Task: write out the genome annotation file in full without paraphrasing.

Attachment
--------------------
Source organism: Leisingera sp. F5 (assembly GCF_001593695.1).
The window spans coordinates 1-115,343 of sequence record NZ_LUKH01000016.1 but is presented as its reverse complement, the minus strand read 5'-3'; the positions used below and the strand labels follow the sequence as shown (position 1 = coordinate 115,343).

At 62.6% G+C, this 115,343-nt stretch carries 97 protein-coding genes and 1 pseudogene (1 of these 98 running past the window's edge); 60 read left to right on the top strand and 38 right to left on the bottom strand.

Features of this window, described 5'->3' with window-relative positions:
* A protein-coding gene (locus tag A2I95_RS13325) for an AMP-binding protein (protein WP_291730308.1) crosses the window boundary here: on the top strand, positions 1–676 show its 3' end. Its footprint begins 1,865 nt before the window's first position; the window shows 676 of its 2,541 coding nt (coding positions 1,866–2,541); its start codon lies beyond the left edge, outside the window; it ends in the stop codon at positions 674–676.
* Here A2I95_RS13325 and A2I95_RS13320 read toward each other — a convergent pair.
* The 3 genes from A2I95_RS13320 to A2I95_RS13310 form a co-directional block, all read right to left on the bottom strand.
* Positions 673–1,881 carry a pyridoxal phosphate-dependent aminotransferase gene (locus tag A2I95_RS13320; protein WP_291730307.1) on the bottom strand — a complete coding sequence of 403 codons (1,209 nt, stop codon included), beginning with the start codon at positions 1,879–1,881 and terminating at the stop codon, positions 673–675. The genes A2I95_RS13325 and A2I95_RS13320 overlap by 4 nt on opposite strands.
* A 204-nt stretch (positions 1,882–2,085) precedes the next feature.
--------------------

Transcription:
Source organism: Leisingera sp. F5 (assembly GCF_001593695.1).
The window spans coordinates 1-115,343 of sequence record NZ_LUKH01000016.1 but is presented as its reverse complement, the minus strand read 5'-3'; the positions used below and the strand labels follow the sequence as shown (position 1 = coordinate 115,343).

At 62.6% G+C, this 115,343-nt stretch carries 97 protein-coding genes and 1 pseudogene (1 of these 98 running past the window's edge); 60 read left to right on the top strand and 38 right to left on the bottom strand.

Features of this window, described 5'->3' with window-relative positions:
* A protein-coding gene (locus tag A2I95_RS13325) for an AMP-binding protein (protein WP_291730308.1) crosses the window boundary here: on the top strand, positions 1–676 show its 3' end. Its footprint begins 1,865 nt before the window's first position; the window shows 676 of its 2,541 coding nt (coding positions 1,866–2,541); its start codon lies beyond the left edge, outside the window; it ends in the stop codon at positions 674–676.
* Here A2I95_RS13325 and A2I95_RS13320 read toward each other — a convergent pair.
* The 3 genes from A2I95_RS13320 to A2I95_RS13310 form a co-directional block, all read right to left on the bottom strand.
* Positions 673–1,881 carry a pyridoxal phosphate-dependent aminotransferase gene (locus tag A2I95_RS13320; protein WP_291730307.1) on the bottom strand — a complete coding sequence of 403 codons (1,209 nt, stop codon included), beginning with the start codon at positions 1,879–1,881 and terminating at the stop codon, positions 673–675. The genes A2I95_RS13325 and A2I95_RS13320 overlap by 4 nt on opposite strands.
* A 204-nt stretch (positions 1,882–2,085) precedes the next feature.